So…giving up chocolate, is it a loss or a gain? Surely a loss, right? Not necessarily. I thought it was a loss for a long time and was very bitter about it. But now, every morsel of real chocolate I treat myself to after a low carb meal is absolute and unmitigated joy, or it can be if I do it right. Like oxygen to an asthmatic, chocolate has the power to bring absolute bliss to every cell of my being. When I eat my chocolate miniatures, malt balls, or Hershey kisses one at a time, slowly allowing a piece to dissolve on my tongue and the sugary sweetness to suffuse my mouth, instead of shoveling down a handful at once, I can enjoy each moment of the experience. When I eat gobs at once I only taste the last one I swallow. So my gain is that I am learning to truly enjoy chocolate, to truly taste it. I am not saying that I am always able to control my shoveling compulsion, but I am getting better at it. And as a result chocolate has become more precious to me and now gives me more joy than it ever did in my pre-diabetic days.

What a paradigm for life this could be. Of course we hear it all the time: slow down and smell the roses. But if you have allergies and can’t smell, or have no garden, or have only smelled the indifferent vegetative aroma of store-bought roses, the metaphor is lost on you. Chocolate on the other hand is pretty universal. So how about a re-write: slow down and taste the chocolate.

There is another gain, too: Self control. Not something we are very good at in the over-indulgent, fast-food eating, immediate gratification seeking, poor impulse controlling Western hemisphere.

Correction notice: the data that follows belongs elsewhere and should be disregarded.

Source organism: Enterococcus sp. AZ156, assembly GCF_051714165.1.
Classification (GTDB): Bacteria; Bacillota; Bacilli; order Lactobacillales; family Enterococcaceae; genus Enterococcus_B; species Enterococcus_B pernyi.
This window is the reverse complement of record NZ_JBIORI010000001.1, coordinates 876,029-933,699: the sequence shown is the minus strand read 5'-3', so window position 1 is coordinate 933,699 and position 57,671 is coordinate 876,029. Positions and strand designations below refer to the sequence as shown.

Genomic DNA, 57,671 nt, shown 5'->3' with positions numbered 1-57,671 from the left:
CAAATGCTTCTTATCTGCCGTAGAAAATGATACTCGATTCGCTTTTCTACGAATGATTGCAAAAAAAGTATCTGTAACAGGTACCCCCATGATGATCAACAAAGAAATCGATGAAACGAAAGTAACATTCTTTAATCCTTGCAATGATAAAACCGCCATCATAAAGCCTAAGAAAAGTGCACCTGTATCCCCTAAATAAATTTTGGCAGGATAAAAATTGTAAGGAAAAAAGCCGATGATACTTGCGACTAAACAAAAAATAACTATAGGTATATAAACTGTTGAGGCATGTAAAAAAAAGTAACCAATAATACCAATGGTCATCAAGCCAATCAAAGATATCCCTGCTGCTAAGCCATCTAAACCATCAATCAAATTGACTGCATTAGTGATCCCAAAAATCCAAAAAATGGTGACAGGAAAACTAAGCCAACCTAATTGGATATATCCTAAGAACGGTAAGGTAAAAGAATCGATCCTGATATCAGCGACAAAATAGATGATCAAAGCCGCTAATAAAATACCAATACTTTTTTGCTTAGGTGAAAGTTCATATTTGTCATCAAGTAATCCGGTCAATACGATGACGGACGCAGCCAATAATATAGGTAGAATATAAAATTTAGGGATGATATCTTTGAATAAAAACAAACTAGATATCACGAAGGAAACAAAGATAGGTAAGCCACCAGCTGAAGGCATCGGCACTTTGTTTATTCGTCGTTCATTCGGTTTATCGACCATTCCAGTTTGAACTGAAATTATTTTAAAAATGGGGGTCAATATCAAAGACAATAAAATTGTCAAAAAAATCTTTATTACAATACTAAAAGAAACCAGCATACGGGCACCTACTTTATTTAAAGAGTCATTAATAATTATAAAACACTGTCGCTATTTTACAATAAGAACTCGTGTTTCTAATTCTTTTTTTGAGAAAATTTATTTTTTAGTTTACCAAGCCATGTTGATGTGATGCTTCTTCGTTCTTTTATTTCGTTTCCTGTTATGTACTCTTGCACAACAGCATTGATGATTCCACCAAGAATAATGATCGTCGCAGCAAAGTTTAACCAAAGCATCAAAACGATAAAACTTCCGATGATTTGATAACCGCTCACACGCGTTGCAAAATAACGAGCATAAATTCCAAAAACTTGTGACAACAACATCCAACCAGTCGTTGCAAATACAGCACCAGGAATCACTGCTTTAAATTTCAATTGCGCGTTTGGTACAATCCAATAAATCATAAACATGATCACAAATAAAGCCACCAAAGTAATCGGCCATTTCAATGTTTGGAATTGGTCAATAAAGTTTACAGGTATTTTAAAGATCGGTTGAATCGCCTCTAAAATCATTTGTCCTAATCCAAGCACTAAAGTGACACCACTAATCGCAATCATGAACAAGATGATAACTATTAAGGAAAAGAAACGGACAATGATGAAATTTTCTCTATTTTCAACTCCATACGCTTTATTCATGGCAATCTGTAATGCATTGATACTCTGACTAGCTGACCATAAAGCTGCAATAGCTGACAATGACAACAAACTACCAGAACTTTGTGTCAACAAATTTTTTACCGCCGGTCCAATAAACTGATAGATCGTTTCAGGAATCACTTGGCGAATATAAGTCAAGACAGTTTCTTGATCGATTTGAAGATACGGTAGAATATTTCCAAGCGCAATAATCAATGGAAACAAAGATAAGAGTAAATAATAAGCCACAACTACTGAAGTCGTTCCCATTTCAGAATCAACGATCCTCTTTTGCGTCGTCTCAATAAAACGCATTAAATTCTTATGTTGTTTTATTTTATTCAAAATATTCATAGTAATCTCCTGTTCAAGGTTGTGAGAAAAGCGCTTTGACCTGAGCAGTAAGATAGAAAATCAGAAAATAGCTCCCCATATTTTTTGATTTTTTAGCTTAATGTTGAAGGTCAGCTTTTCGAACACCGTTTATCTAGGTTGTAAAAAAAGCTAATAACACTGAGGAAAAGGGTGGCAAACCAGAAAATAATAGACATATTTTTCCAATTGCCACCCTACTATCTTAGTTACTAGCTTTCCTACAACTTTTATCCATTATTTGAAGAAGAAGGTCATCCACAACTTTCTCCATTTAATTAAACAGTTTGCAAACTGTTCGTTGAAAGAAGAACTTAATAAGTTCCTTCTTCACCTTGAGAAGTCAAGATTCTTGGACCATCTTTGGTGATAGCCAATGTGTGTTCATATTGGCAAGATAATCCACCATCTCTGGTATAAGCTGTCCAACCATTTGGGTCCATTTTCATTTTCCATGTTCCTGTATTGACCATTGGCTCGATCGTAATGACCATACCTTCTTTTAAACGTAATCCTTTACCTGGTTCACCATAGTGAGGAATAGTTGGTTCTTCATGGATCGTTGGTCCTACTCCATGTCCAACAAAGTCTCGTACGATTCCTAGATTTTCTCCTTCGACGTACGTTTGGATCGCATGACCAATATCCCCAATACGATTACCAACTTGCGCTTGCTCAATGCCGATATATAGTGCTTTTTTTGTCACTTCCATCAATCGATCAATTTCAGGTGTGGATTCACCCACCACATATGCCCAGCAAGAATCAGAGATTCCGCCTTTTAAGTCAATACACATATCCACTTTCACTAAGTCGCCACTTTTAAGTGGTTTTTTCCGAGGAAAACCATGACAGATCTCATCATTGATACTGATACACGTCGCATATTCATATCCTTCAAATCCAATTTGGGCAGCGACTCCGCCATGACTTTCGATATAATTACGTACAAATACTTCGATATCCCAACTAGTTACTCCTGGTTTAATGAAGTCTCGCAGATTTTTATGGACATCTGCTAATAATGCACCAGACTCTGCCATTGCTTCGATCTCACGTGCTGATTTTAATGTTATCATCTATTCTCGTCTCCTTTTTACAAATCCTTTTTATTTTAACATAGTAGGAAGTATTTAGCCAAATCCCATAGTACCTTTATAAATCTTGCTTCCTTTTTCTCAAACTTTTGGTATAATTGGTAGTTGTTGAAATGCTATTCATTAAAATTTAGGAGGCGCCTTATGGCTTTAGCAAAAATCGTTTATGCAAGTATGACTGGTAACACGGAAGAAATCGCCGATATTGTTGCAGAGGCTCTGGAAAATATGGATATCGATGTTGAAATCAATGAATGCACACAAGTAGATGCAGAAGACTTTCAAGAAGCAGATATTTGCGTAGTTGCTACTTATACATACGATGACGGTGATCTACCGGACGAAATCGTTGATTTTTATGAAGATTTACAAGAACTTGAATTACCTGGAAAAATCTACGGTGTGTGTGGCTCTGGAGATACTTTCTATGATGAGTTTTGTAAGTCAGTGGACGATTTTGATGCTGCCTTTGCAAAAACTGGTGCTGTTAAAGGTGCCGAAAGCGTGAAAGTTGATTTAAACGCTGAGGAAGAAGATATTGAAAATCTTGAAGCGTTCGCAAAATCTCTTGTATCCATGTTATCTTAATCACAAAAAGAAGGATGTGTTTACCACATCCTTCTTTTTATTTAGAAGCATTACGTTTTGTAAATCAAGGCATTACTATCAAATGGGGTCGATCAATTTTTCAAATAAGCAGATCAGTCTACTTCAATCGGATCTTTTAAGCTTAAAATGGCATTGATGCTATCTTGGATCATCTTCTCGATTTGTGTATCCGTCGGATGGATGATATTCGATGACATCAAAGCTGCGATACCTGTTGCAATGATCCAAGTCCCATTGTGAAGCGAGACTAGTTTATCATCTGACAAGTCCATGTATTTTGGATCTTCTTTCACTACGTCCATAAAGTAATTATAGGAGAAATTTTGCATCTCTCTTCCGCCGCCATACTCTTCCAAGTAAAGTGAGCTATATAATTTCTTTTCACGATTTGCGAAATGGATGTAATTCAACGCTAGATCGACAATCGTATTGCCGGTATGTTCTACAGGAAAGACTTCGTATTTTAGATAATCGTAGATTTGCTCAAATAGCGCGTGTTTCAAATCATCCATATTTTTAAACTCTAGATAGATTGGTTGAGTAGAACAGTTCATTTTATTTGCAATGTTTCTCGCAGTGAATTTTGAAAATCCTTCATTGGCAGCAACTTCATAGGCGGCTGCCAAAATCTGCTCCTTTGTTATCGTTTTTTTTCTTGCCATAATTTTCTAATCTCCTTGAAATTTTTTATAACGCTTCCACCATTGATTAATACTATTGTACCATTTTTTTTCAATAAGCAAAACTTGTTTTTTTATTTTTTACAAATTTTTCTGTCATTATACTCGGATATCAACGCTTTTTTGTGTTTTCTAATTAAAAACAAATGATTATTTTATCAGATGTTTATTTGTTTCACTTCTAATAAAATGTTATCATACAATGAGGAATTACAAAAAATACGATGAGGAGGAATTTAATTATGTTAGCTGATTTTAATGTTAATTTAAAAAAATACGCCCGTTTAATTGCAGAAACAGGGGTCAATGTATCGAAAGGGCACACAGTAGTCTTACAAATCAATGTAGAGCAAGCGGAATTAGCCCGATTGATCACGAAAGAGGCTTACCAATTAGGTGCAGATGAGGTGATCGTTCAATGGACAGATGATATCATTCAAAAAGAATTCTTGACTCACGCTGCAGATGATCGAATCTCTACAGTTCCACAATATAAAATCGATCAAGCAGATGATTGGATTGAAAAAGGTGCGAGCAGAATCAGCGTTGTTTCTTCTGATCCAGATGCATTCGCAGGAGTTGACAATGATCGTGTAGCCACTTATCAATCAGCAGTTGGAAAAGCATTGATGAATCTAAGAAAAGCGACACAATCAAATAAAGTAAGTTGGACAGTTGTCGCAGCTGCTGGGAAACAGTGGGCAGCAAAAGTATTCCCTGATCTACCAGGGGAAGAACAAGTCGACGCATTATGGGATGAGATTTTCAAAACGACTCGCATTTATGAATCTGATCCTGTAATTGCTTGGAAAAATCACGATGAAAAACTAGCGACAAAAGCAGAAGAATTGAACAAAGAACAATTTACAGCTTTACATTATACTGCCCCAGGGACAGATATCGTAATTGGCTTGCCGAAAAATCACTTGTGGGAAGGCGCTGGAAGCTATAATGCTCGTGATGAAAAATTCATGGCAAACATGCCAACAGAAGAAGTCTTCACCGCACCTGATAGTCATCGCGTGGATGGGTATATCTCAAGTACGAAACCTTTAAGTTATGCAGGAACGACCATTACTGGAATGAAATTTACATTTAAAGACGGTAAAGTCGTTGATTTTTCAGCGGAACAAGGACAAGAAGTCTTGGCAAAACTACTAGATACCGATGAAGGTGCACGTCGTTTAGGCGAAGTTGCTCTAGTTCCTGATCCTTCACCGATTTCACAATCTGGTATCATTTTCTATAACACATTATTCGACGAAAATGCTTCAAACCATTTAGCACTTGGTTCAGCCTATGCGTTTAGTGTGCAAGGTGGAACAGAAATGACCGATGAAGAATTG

Maybe there’s a new book in here somewhere: God and Chocolate, or, How I got Diabetes and Discovered my Bliss.

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Love in the time of Covid

Love is a mask.

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Covid-19, Stress, and PTSD

Who could have known that the last posting in January would be so relevant. I have attached below an updated version with some more current resources.

I have taken a break from my work as a hospital Chaplain, with much regret. But my physical and emotional health and that of my 71 year old husband have to be my primary focus at this time. I still try to offer support as best I can, but it is little.

Why did I find work so emotionally challenging at this time? Sure, it’s chaos at work. Overflowing morgues, 7 floors of Covid patients, staff stressed out, frustrated, overwhelmed, exhausted. But my department members are mostly making it to work, so why can’t I? It’s not just my kidney stones – I had three last week but I’m pretty sure I passed one. When I went back in to work on Wednesday – having left Tuesday on account of the pain – I was pain-free. The kidney stone (#1) had passed. But I couldn’t stop crying, my chest felt tight, I was finding it difficult to breathe normally. But I had no fever; I wasn’t showing any signs of the virus. It took me a few days, and a FaceTime session with my psychiatrist to figure it out. My PTSD was being triggered. Big time.

How could that be? I wasn’t being abused, I wasn’t being threatened, my co-workers like me. Sure, the hospital, heck the whole country, the whole world, was in crisis mode, but most people were dealing with it. Being stoic and courageous. Couldn’t I deal with it?